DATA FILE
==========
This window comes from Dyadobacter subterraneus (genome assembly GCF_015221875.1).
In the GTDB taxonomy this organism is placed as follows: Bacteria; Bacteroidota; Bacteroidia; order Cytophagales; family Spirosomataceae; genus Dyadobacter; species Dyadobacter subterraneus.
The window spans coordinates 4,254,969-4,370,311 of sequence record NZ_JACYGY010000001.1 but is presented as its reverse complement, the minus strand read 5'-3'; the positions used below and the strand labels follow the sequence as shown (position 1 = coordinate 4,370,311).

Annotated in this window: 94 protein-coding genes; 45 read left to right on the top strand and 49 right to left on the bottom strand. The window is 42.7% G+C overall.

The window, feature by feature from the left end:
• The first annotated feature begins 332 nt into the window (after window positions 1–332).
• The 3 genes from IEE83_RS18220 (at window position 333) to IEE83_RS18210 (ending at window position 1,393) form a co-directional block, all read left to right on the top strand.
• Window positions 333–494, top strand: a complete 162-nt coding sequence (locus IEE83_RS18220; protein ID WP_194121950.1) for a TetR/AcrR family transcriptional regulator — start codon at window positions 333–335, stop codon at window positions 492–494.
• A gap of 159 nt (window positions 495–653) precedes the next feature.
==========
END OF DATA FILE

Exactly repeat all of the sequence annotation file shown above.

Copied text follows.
This window comes from Dyadobacter subterraneus (genome assembly GCF_015221875.1).
In the GTDB taxonomy this organism is placed as follows: Bacteria; Bacteroidota; Bacteroidia; order Cytophagales; family Spirosomataceae; genus Dyadobacter; species Dyadobacter subterraneus.
The window spans coordinates 4,254,969-4,370,311 of sequence record NZ_JACYGY010000001.1 but is presented as its reverse complement, the minus strand read 5'-3'; the positions used below and the strand labels follow the sequence as shown (position 1 = coordinate 4,370,311).

Annotated in this window: 94 protein-coding genes; 45 read left to right on the top strand and 49 right to left on the bottom strand. The window is 42.7% G+C overall.

The window, feature by feature from the left end:
• The first annotated feature begins 332 nt into the window (after window positions 1–332).
• The 3 genes from IEE83_RS18220 (at window position 333) to IEE83_RS18210 (ending at window position 1,393) form a co-directional block, all read left to right on the top strand.
• Window positions 333–494, top strand: a complete 162-nt coding sequence (locus IEE83_RS18220; protein ID WP_194121950.1) for a TetR/AcrR family transcriptional regulator — start codon at window positions 333–335, stop codon at window positions 492–494.
• A gap of 159 nt (window positions 495–653) precedes the next feature.